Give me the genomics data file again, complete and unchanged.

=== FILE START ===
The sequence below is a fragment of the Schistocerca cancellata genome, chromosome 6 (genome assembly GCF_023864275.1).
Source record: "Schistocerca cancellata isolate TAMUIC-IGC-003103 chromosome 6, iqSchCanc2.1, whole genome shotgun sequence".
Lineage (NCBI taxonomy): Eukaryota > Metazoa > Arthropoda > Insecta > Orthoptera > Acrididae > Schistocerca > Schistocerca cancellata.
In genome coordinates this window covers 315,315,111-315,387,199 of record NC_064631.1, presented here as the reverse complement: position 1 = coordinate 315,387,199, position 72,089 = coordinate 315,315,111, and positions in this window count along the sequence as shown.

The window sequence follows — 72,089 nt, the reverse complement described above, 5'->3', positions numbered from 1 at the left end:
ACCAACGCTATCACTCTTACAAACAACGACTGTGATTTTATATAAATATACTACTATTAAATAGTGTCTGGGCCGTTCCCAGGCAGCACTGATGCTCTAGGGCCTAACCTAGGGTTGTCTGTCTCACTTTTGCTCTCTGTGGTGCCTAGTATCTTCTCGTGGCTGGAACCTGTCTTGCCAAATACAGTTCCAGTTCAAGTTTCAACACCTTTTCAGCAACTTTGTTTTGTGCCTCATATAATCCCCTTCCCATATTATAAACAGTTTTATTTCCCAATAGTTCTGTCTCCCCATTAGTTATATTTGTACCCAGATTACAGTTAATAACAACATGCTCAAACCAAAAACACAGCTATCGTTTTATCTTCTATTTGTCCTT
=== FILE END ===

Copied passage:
The sequence below is a fragment of the Schistocerca cancellata genome, chromosome 6 (genome assembly GCF_023864275.1).
Source record: "Schistocerca cancellata isolate TAMUIC-IGC-003103 chromosome 6, iqSchCanc2.1, whole genome shotgun sequence".
Lineage (NCBI taxonomy): Eukaryota > Metazoa > Arthropoda > Insecta > Orthoptera > Acrididae > Schistocerca > Schistocerca cancellata.
In genome coordinates this window covers 315,315,111-315,387,199 of record NC_064631.1, presented here as the reverse complement: position 1 = coordinate 315,387,199, position 72,089 = coordinate 315,315,111, and positions in this window count along the sequence as shown.

The window sequence follows — 72,089 nt, the reverse complement described above, 5'->3', positions numbered from 1 at the left end:
ACCAACGCTATCACTCTTACAAACAACGACTGTGATTTTATATAAATATACTACTATTAAATAGTGTCTGGGCCGTTCCCAGGCAGCACTGATGCTCTAGGGCCTAACCTAGGGTTGTCTGTCTCACTTTTGCTCTCTGTGGTGCCTAGTATCTTCTCGTGGCTGGAACCTGTCTTGCCAAATACAGTTCCAGTTCAAGTTTCAACACCTTTTCAGCAACTTTGTTTTGTGCCTCATATAATCCCCTTCCCATATTATAAACAGTTTTATTTCCCAATAGTTCTGTCTCCCCATTAGTTATATTTGTACCCAGATTACAGTTAATAACAACATGCTCAAACCAAAAACACAGCTATCGTTTTATCTTCTATTTGTCCTT